Gender differences in education and labour market outcomes

Female participation in the labour market is lower than for men, in spite of the fact that the share of highly educated women can be up to 10 percentage points higher in certain regions in Greece, Italy, Poland and Turkey.

Female participation in the labour market has increased in OECD countries over the past decades, the overall rate exceeding 62% in 2017. However, important differences in the access to labour markets for women are still present. Across countries, the gender gap in employment rates is on average 15 percentage points (7 percentage points lower than in 2000). While at the turn of the millennium the gender gap in the employment rate was higher than 20 percentage points in many regions from 15 countries, in 2017 this occurred only in some regions from four countries. However, in 28% of OECD regions, less than half of working age women was employed in 2017, suggesting that services that allow reconciling family and work life, as well as incentives for labour market participation are quite diverse both within and across countries. Regional discrepancies between male and female employment were largest in Mexico, Chile, Turkey, Israel, Italy and the United States, with a more than 15 percentage point difference between the regions with the smallest and highest gender gap. This gender gap can be higher than 30 percentage points in regions in Mexico and Turkey, with extreme values being found in Chiapas and Central Anatolia Western South, respectively (Figure 3.25).

3.25. Gender gap in employment rate in the region with the largest gap
Difference between male and female employment rates; TL2; 2017 and 2000
picture

 StatLink http://dx.doi.org/10.1787/888933817808

While women’s participation in the labour market is still lagging, their educational attainment often exceeds that of men. In 2017, in 27 of the considered countries, the share of females with tertiary education was on average 10 percentage points higher than that of males (Figure 3.26). This difference was higher than 18% in Swietokrzyskie (Poland), Central Norrland (Sweden) and Ankara (Turkey). However, in certain regions, especially in Switzerland and Germany, the proportion of men with tertiary education is significantly higher than that of women (Figure 3.26).

3.26. Gender gap in tertiary education, 2017
Difference between the % of women and men with tertiary education; TL2
picture

 StatLink http://dx.doi.org/10.1787/888933817827

Gender differences are lower for unemployment rates than for employment rates, suggesting that promoting a higher female participation in the labour market is crucial to bridge the existing gap. The gender unemployment gap has decreased by 34% since 2011 in 27 out of 35 countries (Figure 3.27). On average, the gender gap in unemployment rates is 3 percentage points lower in most OECD regions, although there are still several exceptions such as South-eastern Anatolia East (Turkey), Campania (Italy) and West (Greece), with female unemployment rates being 27, 10 and 9 percentage points higher than for men, respectively.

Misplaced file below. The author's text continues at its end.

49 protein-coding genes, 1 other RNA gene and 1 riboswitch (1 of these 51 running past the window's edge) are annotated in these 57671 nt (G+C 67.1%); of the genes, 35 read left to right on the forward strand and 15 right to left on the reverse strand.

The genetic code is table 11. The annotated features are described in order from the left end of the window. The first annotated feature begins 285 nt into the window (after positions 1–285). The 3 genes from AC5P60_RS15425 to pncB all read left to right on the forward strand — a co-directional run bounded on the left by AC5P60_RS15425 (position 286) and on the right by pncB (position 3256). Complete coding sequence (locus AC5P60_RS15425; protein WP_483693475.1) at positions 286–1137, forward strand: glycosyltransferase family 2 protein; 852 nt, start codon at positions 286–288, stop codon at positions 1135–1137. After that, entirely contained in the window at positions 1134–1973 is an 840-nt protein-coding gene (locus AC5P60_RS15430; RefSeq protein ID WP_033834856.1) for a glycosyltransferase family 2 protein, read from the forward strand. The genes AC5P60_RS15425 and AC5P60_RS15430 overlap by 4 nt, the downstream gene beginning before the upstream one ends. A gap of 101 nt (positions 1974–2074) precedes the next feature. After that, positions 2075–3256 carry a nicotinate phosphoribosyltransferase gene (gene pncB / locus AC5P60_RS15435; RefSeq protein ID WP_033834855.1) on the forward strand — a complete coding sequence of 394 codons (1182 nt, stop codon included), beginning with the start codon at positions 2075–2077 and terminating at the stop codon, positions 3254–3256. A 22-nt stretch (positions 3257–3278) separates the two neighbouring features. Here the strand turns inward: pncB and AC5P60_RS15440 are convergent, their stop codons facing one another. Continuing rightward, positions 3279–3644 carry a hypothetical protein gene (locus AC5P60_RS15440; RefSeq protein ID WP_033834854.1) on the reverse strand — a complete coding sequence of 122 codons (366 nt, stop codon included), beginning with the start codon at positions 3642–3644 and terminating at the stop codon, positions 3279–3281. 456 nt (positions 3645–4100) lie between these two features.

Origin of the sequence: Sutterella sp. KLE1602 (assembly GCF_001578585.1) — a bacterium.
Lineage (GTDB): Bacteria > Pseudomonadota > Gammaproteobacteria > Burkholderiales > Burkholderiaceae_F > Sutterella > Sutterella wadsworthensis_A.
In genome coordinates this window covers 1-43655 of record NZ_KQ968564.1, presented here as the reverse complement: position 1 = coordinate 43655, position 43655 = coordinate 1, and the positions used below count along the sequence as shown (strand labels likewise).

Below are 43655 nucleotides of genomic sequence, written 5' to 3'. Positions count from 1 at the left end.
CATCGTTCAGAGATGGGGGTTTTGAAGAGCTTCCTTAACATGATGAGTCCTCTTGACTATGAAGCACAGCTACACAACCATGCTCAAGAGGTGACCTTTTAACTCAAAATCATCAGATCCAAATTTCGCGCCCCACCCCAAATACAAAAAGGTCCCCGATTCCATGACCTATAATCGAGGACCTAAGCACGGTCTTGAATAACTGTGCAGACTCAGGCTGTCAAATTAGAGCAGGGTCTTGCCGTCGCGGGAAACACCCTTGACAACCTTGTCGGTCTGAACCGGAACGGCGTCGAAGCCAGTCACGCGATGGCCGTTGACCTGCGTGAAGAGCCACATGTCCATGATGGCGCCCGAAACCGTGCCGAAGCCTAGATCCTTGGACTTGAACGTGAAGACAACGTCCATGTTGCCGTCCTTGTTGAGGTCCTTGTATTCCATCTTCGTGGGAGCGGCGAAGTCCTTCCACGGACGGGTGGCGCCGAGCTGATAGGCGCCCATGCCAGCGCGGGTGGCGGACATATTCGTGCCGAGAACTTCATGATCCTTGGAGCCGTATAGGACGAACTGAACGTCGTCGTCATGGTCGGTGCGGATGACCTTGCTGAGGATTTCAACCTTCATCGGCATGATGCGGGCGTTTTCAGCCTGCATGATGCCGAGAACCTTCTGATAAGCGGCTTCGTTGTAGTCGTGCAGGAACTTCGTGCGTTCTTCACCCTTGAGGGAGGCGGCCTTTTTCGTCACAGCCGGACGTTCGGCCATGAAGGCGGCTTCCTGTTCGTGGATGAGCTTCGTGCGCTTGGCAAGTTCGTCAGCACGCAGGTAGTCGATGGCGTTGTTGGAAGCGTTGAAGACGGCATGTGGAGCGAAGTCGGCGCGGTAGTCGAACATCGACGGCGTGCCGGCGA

3.27. Gender gap in unemployment rate in the region with the largest gap
Difference between female and male unemployment rates; TL2, 2017 and 2011
picture

 StatLink http://dx.doi.org/10.1787/888933817846

Definition

Employed people are all persons who, during the reference week, worked at least one hour for pay or profit or were temporarily absent from such work. Family workers are included. The female employment rate is calculated as the ratio between female employment and the female working-age population (15 to 64 years).

Unemployed persons are defined as those who are without work, are available for work, and have taken active steps to find work in the last four weeks. The unemployment rate is defined as the ratio between unemployed persons and labour force, where the latter is composed of unemployed and employed persons.

The share of people with tertiary education is defined by the proportion of men and women who have a degree in tertiary education (ISCED 5 to 8) over the population of the respective gender.

Source

OECD (2018), OECD Regional Statistics (database), http://dx.doi.org/10.1787/region-data-en.

See Annex B for data sources and country-related metadata.

Reference years and territorial level

From 2000 to 2017; TL2.

Further information

Territorial grids and regional typology (Annex A)

Figure notes

3.26: For the United States, Peru and Tunisia the working-age population corresponds to the population 15 years old and over. First available year is 2004 for Turkey; 2005 for Mexico, and Korea; and 2015 for Chile. Last available year is 2016 for Canada, Australia, New Zealand, Korea, Chile and Mexico; 2015 for Japan; and 2014 for the United States.

3.27: For Australia, Canada, the United States, Peru, and Brazil the labour force population corresponds to the labour force 15 years old and over. Last available year is 2016 for Chile, Iceland, Israel, Korea, Mexico, New Zealand, and Colombia; 2015 for Japan, and Russia; 2014 for the United States, and Peru; and 2013 for Brazil.

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